The five guys are shipwrecked on the ginger orb, soon to be stalked by AMEE (pronounced "Amy"), a homicidal robot evoking the days of The Black Hole and Saturn 3 for viewers of a certain age.  On the mothership, as it were, Ms. Moss spends much of the movie thinking her misbehaving boys are dead, and increasingly, she's correct.  Terence Stamp (as a scientist, nevertheless spiritual) is the first to cash his check.  Future Mentalist Simon Baker, a weasel here, responds to feelings of inadequacy by knocking Benjamin Bratt off a cliff.  Later, Baker's character himself succumbs to guilt-related misadventure.

I mentioned it's a deal movie: Red Planet seems to originate in an alternate universe where  Hollywood is autocratic socialist state.  In alt-Hollywood, no one wants to work with Val Kilmer or Tom Sizemore, but as Party Members they're entitled to stardom until retirement.  Thus, this perfunctory (Red-themed) sci-fi with younger stars paying dues, and a Brit (Stamp) playing Latin for global buzz.

Sizemore is supposed to be the scientist blind-to-the-dangers, so he gets killed, when a new lifeform uses his body as a hatchery.  Unfortunately, Kilmer's character survives the end of the film.  Mars now has oxygen, but it's infested with carnivorous CGI locusts, which means someone was readying Red Planet 2.

Fortunately, there are better films set on the fourth planet, including Robinson Crusoe on Mars and The Last Days on Mars.  Even Mission to Mars (also from 2000) is watchable.  (I haven't yet seen John Carter or The Martian.)     

Tuesday, September 5, 2017

The Business of Strangers (2001) 2 of 4

** this post contains major spoilers **

I watched this expecting "In the Company of Women," but it lacks the scandalous energy that made Neil LaBute's debut worth watching.  The two leads are good, but the characters cliche (actually, they describe each other as such).  Stockard Channing is Julie, a veteran exec who's had to eat (extra) shit in a man's world.  Recently promoted to CEO, her personal life's a desert.  On a business trip she bonds with young counterpart Paula (Julia Stiles), an underemployed cynic who messes with people, compulsively.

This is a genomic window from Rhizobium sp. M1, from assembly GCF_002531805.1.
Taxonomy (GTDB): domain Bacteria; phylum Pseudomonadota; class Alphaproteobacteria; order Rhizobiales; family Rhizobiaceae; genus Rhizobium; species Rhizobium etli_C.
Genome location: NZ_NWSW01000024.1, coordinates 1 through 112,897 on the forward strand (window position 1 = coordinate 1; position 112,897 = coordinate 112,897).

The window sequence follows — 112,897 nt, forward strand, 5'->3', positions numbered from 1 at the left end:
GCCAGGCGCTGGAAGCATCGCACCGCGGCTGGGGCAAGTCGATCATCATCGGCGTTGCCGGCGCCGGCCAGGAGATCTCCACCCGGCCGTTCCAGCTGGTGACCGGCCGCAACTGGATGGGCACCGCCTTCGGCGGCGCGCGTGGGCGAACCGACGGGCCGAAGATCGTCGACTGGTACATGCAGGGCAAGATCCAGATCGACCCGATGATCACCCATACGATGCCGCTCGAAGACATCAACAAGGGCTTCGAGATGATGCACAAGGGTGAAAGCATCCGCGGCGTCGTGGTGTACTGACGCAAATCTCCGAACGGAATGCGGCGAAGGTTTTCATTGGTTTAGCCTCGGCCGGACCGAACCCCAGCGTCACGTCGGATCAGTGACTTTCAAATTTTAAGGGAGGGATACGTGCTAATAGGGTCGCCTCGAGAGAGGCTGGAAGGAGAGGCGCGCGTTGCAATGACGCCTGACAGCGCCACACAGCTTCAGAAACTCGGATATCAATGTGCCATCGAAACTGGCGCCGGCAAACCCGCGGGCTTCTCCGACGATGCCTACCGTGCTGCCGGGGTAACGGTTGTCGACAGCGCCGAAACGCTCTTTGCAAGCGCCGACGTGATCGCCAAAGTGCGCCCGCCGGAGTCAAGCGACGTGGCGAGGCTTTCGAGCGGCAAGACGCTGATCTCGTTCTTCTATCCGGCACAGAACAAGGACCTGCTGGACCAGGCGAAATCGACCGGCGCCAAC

Julia Stiles, edgy as ever

The third character is a plot device: a handsome headhunter (Fred Weller, star of LaBute's The Shape of Things) hired by Julie.  Paula tells Julie that in college, he date-raped her friend (in a later version, Paula herself).  Over drinks, the vengeful women roofie the man, then leave him half-naked in a deserted area of the hotel, slurs marking his body.  The ironic sting: on waking he's bemused, and assumes a wild night.

In the Company of Men sustained interest with gratuitously cruel behavior, and reappraisal of who's been damaged, but The Business of Strangers teases wild behavior that's more of a postmodern prank. A twist ending indicates the rape never happened, further obscuring the point: is it that capitalism destroys ethics? -- age before gender? -- hotels need better security?

Or perhaps triviality itself: that in a male-dominated (pop) culture, the actions of women diminish.  Maybe so, but as presented here it's thin and stagey for a feature film.  Writer-director Patrick Stettner made just one subsequent feature, The Night Listener (2006).

Sunday, July 30, 2017

Dark Water (2005) 3 of 4